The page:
FLORIDA BETONY

Life Cycle and Description: Florida betony (Stachys floridana) is a fast-spreading nuisance of lawns and landscaped beds. It grows in full sun to partial shade and tolerates a wide variety of soil conditions ranging from wet to dry. Florida betony is often called “rattlesnake weed” because it produces white, segmented tubers that resemble a rattlesnake’s tail.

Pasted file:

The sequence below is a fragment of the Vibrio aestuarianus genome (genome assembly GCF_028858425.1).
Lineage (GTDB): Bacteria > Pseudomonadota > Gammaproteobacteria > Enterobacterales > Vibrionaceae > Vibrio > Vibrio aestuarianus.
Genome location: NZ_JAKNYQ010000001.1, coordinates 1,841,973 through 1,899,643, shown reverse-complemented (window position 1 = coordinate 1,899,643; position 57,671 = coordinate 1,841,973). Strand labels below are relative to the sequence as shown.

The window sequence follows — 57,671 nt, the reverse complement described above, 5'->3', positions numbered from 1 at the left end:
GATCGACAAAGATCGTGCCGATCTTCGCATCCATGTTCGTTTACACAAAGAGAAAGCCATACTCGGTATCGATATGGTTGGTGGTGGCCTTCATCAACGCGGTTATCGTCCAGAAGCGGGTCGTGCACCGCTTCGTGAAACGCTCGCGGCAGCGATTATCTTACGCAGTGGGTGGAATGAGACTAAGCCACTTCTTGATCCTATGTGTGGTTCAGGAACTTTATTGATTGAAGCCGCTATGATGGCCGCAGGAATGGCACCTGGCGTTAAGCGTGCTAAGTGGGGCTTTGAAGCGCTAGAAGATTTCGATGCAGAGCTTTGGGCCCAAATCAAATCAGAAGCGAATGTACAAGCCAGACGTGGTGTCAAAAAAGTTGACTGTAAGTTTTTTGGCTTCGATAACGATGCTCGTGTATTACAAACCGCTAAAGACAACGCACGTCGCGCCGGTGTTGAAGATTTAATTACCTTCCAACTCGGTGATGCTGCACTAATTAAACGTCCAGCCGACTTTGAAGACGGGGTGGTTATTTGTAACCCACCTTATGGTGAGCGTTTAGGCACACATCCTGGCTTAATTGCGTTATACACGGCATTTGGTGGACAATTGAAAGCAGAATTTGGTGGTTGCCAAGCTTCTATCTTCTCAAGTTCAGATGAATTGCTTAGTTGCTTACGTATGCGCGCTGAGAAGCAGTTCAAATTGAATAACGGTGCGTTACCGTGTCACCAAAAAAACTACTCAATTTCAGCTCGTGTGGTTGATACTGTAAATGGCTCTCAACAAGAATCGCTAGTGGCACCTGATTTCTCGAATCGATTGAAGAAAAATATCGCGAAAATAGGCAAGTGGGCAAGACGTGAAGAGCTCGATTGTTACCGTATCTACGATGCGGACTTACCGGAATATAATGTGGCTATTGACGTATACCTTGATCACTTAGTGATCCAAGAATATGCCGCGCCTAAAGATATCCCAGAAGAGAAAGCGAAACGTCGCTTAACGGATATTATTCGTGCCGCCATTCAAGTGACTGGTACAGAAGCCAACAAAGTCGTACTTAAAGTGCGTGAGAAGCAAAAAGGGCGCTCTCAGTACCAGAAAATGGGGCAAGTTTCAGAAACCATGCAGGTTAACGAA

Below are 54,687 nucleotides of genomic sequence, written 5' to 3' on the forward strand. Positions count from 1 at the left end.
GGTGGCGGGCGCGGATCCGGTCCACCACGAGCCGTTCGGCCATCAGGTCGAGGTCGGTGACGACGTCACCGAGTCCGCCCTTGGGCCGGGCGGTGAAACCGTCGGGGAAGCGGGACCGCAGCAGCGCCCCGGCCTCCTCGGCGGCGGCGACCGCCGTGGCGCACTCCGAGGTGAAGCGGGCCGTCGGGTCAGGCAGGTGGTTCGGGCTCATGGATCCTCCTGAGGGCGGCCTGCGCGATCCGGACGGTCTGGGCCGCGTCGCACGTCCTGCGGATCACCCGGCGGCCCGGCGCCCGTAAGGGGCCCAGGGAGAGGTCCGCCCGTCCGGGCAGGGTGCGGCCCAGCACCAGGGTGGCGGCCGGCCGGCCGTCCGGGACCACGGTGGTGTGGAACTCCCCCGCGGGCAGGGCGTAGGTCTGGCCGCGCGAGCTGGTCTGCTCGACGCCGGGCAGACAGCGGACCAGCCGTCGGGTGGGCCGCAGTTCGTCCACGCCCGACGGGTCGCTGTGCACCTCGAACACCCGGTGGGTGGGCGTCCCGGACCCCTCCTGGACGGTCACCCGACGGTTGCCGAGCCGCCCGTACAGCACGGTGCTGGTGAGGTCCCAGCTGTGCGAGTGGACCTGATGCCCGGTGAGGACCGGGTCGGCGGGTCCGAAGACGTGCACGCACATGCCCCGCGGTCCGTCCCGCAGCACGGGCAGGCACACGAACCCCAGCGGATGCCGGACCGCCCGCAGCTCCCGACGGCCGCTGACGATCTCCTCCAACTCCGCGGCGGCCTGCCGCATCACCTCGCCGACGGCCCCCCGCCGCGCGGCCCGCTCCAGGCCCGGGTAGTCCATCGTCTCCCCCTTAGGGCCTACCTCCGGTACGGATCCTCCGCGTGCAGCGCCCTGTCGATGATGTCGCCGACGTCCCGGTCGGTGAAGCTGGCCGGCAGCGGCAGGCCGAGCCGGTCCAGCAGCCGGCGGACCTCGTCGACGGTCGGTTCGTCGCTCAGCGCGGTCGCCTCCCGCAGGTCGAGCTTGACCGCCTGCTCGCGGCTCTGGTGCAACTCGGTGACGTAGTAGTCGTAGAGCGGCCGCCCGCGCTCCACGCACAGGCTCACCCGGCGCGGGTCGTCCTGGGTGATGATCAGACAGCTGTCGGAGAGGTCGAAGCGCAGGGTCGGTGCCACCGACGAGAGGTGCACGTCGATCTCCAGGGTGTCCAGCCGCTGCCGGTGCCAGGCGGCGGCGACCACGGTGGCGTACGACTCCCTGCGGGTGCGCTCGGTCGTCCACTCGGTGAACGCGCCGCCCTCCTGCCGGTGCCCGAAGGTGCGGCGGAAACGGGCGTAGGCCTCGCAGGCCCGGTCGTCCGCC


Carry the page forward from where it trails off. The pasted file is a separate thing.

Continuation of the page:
This cool-season perennial weed emerges from seeds and tubers during the cool, moist months of fall. Throughout the winter months, the plants grow and spread rapidly, often reaching heights of less than 2 feet. Florida betony has square stems and lance-shaped leaves with slightly toothed or serrated edges arranged oppositely on the stems. From late spring to early summer the weeds bear white to pink trumpet-shaped flowers occurring in whorls of three to nine in the leaf axils (the upper angle formed where the leaf joins the stem). In response to the onset of high summer temperatures or cold winter temperatures, Florida betony growth stops and the plant becomes nearly dormant. Florida betony reproduces primarily from tubes but also from seeds and rhizomes.